Vieira: "Let's start with a timeline of the war four years later. On March 19th, 2003 President Bush addressed the nation announcing that a multi-national invasion of Iraq was underway. The President's stated goals: to disarm Saddam Hussein, free the Iraqi people and defend the world from grave danger. Shortly after the invasion began Saddam fled Baghdad, within two weeks Iraqi citizens symbolically deposed their former leader, a prelude to the fall of Baghdad, six days later. With the Iraqi army defeated President Bush announced the end of major combat operations and more good news came in December when an American special operations force captured Saddam hiding on a farm near Tikrit. But 2004 brought some of the war's darkest moments. In April photos surfaced of American servicemen and women torturing prisoners at Abu Ghraib prison. In September the 1000th American soldier was killed and November was the deadliest month for U.S. troops with 147 fatalities. Almost a year after his reelection President Bush saw his goal of bringing democracy to Iraq take an enormous leap forward when the Iraqi people voted to ratify a new constitution but sectarian tensions always simmering under the surface soon exploded with the bombing of the Al-Askari mosque in Samara, one of the holiest sites in the Shia world. A wave of attacks against Sunnis soon followed, accelerating Iraq's path towards civil war. Nouri Al-Maliki, a Shiite, took over as prime minister charged with quelling the violence. In June, President Bush offered his support in a surprise visit to Baghdad but at home the President's support was waning and a day after Democrats swept the midterm elections promising to bring home the troops one of the wars architects, Secretary of Defense Donald Rumsfeld, resigned. Just before the end of 2006 a cell phone video showed the world a sight that many Iraqis thought they'd never see, the execution of Saddam Hussein. Two weeks later President Bush committed more than 20,000 additional troops to the war over the objections of the Iraq Study Group and Democrats on Capitol Hill. The debate over that decision and on the future of U.S. involvement itself continues as American troops carry on their efforts in a war that today, enters its fifth year. It is clear that the war in Iraq dominates our political landscape here in the U.S. Four years later the debate is more heated than ever. NBC's chief White House correspondent David Gregory has that perspective. David, good morning."

David Gregory: "Good morning, Meredith. Well it is clear how four years of war have damaged the Bush presidency but the politics of war now are about getting out and for both Republicans and Democrats there are few good options. Four years later the President's plan for war and his predictions are in tatters."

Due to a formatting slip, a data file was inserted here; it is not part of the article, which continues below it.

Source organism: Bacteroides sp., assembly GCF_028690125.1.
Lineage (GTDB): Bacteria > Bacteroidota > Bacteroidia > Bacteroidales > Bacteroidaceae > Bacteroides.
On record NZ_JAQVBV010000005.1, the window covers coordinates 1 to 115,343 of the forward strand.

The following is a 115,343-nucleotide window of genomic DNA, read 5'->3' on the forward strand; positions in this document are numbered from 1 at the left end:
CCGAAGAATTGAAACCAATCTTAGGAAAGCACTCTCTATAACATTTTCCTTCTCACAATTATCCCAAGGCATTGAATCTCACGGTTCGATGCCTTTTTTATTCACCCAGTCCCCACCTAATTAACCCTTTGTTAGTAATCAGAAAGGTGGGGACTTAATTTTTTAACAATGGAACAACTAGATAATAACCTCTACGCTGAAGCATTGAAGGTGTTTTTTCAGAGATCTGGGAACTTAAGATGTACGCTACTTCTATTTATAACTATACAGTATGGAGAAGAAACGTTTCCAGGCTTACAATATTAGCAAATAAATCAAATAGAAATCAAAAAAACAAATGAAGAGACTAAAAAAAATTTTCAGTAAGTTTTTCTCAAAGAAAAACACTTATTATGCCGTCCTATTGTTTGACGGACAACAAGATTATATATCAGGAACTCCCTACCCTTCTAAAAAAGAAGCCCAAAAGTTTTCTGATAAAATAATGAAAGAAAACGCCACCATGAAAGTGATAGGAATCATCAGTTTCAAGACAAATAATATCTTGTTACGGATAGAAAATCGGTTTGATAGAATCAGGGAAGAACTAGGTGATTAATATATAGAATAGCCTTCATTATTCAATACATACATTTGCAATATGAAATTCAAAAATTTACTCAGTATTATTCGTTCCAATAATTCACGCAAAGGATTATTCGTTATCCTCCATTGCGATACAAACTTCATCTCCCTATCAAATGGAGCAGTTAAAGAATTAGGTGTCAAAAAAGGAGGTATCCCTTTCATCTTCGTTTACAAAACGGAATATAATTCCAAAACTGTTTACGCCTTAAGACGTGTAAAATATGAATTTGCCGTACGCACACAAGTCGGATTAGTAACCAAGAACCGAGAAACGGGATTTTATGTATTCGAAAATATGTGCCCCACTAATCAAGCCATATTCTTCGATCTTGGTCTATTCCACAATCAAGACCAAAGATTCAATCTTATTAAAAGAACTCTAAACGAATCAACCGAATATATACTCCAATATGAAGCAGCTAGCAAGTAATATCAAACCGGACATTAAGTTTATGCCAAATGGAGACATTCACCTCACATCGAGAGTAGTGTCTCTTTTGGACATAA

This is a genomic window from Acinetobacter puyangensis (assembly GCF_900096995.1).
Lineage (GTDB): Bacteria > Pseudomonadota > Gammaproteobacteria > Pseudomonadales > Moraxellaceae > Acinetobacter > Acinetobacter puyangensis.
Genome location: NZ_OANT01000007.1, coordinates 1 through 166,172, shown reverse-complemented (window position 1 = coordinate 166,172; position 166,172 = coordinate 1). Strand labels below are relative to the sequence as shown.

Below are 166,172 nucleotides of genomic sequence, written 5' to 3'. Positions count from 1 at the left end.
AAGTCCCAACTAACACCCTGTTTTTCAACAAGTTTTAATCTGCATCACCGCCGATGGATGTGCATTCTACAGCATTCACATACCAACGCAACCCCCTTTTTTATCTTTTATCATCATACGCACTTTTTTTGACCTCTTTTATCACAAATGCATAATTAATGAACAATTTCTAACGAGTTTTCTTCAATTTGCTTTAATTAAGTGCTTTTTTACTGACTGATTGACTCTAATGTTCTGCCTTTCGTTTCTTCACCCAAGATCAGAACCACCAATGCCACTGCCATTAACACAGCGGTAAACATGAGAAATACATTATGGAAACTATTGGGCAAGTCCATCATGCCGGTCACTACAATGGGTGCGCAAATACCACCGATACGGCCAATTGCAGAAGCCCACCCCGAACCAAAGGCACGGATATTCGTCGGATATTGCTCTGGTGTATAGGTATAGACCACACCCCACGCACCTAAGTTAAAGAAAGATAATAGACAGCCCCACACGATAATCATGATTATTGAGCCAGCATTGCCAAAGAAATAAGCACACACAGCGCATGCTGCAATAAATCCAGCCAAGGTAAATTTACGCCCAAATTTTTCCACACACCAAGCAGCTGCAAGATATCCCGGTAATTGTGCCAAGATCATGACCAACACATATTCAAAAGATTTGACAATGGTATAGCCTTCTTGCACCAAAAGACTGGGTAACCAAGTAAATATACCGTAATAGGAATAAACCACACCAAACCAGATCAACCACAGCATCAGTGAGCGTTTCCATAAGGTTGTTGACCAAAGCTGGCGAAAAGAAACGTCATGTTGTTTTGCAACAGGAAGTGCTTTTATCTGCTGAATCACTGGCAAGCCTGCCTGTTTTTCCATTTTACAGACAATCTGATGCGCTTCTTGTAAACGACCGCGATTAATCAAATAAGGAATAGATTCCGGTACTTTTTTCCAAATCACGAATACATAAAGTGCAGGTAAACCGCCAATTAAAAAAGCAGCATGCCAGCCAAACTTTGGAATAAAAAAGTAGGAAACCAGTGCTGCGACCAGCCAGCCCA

George W. Bush from March 6, 2003: "I believe we will prevail. I know we will prevail. And out of that disarmament of Saddam will come a better world particularly for the people who live in Iraq."

Gregory: "A vision to topple Saddam, rid the country of WMD and democratize Iraq undone by bad intelligence, inadequate planning and what many consider civil war. Expectations were not met."

Dick Cheney from March 16, 2003: "My belief is we will, in fact, be greeted as liberators."

Bush being sworn in: "I George Walker Bush."

Gregory: "And a president who was reelected at the height of the war nevertheless suffers as it drags on."

Bush from January 10, 2007: "The situation in Iraq is unacceptable to the American people and it is unacceptable to me."

Gregory: "Even stalwart supporters of the war have become critics."

Richard Perle, former chairman of Defense Policy Board: "The premise was sound, the execution was seriously flawed."

Gregory: "Newsweek's Howard Fineman says the 9/11 President squandered huge approval ratings on Iraq."

Howard Fineman: "He bet that on Iraq and it was a bet that neither militarily nor politically has worked out for him."

Gregory: "For Republicans the political fallout is huge. The war has cost the party control of Congress and analysts say its historic reputation as the party of national defense."

Michael Beschloss, NBC News presidential historian: "The Republican Party is gonna work to have to get out from under the shadow of Iraq, just like the Democrats had to do with Vietnam in 1968."

Gregory: "For Democrats, however, the politics of war also create a trap. Given the President's strong political standing during the war debate few dared oppose him. Now those running for the White House are looking for cover."

John Edwards: "I was wrong. I've taken responsibility for that."

Hillary Clinton: "If we had known then what we know now there never would've been a vote and I never would've voted to give this president that authority."

Gregory: "With the debate over a withdrawal deadline stalled the question is whether satisfying an anti-war public is worth the risk of even greater carnage in Iraq and in the region should troops pull out too soon."

Perle: "I believe that if we pull out of Iraq it will be a huge victory for those who want to destroy us."

Gregory: "Four years later it's also striking how polarized the debate over the war has begun with Democrats and Republicans exchanging accusations about lying, about unpatriotic behavior as again the focus is on how to get U.S. troops back home, Matt."

Matt Lauer: "Alright, David, thank you. David Gregory at the White House this morning."

Geoffrey Dickens
Geoffrey Dickens
Geoffrey Dickens is the Deputy Research Director at the Media Research Center.